I made homemade marshmallows once. Just once. Years ago. They were good, but I made a pretty spectacular mess, and I don't like marshmallows enough to justify making them again, especially when I have Fluff It Marshmallows, and incredible gourmet marshmallow bakery right up the street.
But I also wanted to make cute heart shaped marshmallows for Valentine's day, so I wondered if I could find a shortcut method to making custom marshmallow shapes and colors, without having to make actual marshmallows.
The answer? Yes! And no. Let me explain.
Marshmallows melt, right? So I figured I could just melt some pre-made marshmallows and add a little food coloring, and then when they cooled back down, I could use a cookie cutter to punch out my own custom marshmallow shapes.
Looks good so far, right? Marshmallows sucessfully melted! Colored! Put in a gloriously non-stick silicone pan that has never failed to release ANYTHING, even homemade caramels! Yeah, that was my first mistake. It stuck. A lot.
So I scraped it out of the pan as best I could, and found that the melted and cooled marshmallows were incredibly soft and sticky. Too soft and sticky. So I started kneading in powdered sugar, remembering that's how people make marshmallow fondant. (For the record, I think that making marshmallow fondant, often abbreviated as MMF, is just plain silly. Making homemade marshmallows has pretty much the same ingredients as making homemade fondant, except with slightly different technique and different proportions, so you're essentially just making regular fondant, but spending way more money to do it, and doing it in a more labor intensive way. Ok, ending my MMF rant now. Back to our regularly scheduled programming.)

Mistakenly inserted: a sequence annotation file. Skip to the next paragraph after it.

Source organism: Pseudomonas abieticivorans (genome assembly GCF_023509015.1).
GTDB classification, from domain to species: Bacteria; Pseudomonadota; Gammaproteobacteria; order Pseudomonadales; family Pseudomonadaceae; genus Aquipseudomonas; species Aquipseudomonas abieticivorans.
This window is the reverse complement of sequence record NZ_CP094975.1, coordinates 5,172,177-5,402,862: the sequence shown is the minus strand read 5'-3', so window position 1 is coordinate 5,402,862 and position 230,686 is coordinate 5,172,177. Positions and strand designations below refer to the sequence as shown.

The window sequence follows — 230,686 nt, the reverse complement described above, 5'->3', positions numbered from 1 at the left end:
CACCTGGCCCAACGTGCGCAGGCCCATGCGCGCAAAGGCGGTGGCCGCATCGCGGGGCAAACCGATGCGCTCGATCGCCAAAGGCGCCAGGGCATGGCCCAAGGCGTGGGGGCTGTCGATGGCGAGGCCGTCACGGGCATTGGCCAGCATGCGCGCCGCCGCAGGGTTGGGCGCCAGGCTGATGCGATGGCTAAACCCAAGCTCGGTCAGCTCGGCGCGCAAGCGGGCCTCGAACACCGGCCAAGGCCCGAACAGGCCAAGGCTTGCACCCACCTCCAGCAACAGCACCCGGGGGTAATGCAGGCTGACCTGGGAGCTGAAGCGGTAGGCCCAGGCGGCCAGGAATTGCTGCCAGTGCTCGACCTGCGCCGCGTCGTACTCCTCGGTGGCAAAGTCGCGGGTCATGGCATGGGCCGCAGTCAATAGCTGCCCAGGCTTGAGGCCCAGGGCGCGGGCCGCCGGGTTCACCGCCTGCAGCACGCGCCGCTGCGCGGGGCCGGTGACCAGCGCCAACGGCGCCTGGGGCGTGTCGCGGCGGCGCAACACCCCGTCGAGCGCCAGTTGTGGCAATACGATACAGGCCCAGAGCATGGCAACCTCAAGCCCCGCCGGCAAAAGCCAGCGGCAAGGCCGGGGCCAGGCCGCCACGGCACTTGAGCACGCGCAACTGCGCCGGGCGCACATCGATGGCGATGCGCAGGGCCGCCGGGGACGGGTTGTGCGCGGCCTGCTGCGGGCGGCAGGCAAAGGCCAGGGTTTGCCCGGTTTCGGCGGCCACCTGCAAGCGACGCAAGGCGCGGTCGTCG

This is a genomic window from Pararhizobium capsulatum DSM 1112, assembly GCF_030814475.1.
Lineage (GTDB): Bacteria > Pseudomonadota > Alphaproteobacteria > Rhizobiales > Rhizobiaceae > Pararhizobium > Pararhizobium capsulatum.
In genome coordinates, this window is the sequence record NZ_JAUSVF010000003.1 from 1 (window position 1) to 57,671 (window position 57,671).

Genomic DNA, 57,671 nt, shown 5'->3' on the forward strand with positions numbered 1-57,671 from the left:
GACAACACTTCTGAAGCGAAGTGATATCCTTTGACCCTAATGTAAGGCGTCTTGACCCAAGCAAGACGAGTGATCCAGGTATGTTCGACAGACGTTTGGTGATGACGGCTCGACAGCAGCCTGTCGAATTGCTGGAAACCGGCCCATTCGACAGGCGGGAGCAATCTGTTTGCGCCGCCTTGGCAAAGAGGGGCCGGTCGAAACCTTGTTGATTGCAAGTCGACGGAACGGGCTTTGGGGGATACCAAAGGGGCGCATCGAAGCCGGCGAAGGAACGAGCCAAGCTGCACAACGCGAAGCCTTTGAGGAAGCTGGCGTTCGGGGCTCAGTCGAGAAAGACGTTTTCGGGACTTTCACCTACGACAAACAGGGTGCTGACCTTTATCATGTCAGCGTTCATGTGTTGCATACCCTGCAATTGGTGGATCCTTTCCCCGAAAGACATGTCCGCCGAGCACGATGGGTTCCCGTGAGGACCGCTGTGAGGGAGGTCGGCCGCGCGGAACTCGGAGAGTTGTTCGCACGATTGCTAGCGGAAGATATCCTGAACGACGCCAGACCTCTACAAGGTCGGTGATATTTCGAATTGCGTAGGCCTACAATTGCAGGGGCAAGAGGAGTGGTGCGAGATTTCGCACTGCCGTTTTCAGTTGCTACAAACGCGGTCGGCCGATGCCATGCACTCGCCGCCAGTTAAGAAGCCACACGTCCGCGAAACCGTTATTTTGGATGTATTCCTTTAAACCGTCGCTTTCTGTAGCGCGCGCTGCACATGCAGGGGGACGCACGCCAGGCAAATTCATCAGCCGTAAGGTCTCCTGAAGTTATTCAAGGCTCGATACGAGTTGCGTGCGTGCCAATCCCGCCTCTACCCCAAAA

I rolled the now-thicker and more workable marshmallow ball out using a rolling pin, and cut my heart shapes out with cookie cutters.
I thought it would be just perfect packaged up with my white hot chocolate drink mix for a little Valentine's day treat!
I mixed up a cup, thinking I'd get a pretty picture of it for you guys... and the marshmallow hearts sank like rocks. They did turn the white cocoa a lovely shade of pink when they melted, but they did not float, not even for a second. I suppose I could have guessed that, when I melted all of the air out of the original marshmallows, but some things you just have to learn the hard way. They still made really delicious and adorable treats to eat, as my daughters and their friends will attest. So I'm still calling this recipe/tutorial a win, even though they really didn't work out for my original intended use.